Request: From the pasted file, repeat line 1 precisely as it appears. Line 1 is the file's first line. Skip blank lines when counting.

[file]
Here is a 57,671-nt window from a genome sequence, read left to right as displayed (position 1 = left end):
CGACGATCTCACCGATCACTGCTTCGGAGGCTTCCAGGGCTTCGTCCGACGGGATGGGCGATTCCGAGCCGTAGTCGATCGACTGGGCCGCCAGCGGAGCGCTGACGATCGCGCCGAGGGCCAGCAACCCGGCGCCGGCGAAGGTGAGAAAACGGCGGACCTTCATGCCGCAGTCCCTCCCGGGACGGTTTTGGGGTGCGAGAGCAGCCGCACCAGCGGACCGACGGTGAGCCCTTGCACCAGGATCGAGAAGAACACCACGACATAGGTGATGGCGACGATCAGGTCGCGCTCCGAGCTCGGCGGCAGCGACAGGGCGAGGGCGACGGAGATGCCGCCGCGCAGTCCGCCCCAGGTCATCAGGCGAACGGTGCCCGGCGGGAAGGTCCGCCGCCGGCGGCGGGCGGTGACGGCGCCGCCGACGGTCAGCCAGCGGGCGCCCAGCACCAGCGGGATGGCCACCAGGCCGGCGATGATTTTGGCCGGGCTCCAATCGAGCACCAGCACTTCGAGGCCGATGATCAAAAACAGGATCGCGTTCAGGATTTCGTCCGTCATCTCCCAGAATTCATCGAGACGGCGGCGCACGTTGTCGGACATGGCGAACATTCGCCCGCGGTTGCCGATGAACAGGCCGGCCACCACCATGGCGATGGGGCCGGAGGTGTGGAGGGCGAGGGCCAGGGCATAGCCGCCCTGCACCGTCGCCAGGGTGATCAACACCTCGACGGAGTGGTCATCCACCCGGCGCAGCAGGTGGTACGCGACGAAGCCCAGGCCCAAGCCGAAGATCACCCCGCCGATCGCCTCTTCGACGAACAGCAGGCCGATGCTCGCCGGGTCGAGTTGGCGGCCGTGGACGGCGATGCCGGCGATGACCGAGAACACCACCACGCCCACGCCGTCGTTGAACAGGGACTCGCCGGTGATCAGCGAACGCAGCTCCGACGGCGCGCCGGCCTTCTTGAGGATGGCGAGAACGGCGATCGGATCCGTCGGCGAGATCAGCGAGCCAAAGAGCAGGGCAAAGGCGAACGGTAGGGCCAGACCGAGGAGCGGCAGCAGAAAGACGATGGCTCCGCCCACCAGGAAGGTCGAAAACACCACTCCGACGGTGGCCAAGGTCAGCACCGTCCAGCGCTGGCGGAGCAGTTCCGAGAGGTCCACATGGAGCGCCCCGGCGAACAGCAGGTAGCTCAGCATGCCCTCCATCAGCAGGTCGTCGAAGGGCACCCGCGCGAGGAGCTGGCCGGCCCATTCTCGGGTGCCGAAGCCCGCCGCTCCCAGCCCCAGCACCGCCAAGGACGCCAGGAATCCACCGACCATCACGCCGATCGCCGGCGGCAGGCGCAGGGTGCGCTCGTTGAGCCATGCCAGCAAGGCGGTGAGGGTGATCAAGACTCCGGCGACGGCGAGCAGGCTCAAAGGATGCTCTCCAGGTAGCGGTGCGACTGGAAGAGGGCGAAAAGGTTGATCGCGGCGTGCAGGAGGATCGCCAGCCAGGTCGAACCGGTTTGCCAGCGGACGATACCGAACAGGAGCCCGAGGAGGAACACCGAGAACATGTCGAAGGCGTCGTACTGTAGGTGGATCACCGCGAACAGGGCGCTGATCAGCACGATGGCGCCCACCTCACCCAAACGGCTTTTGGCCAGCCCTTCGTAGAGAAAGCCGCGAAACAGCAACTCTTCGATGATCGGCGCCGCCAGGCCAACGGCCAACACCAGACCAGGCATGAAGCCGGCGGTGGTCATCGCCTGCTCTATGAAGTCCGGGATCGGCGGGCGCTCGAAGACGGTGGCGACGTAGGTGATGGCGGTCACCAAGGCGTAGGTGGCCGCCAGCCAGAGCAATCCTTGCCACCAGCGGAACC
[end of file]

Here is a 57,671-nt window from a genome sequence, read left to right as displayed (position 1 = left end):